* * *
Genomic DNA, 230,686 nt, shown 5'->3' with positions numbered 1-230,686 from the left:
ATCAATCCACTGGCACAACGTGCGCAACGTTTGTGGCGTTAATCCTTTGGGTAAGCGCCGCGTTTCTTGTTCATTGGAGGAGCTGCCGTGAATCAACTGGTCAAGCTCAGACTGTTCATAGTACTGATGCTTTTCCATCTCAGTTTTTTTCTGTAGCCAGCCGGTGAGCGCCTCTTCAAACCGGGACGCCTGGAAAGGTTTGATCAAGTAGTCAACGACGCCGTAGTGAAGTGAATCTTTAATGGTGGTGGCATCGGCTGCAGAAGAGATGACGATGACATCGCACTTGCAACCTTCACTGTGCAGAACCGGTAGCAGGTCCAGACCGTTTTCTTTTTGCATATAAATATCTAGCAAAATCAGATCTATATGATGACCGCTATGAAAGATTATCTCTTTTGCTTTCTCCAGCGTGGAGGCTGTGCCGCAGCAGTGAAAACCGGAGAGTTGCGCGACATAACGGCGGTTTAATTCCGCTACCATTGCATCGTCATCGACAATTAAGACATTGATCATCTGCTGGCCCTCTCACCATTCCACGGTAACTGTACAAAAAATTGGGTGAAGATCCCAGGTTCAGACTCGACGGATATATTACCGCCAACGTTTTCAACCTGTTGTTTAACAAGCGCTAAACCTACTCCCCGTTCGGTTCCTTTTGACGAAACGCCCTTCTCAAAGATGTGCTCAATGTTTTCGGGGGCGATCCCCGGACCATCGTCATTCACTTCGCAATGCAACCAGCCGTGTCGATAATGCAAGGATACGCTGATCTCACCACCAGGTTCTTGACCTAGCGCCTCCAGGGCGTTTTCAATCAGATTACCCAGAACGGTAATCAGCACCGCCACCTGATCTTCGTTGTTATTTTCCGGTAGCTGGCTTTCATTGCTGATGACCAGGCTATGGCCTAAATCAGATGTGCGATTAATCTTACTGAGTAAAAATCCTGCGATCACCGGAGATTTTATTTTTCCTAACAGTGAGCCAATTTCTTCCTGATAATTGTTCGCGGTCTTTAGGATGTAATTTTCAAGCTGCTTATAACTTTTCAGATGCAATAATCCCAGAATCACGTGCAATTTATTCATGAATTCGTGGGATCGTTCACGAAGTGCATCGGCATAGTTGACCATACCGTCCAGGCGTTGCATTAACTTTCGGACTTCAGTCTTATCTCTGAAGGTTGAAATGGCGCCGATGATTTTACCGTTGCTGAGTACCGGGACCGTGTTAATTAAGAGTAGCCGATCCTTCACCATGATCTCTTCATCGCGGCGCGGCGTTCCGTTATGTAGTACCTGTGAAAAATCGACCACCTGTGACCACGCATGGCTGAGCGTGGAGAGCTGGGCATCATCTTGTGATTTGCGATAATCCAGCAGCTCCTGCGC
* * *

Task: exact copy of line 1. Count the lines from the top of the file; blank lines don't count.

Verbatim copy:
Genomic DNA, 230,686 nt, shown 5'->3' with positions numbered 1-230,686 from the left: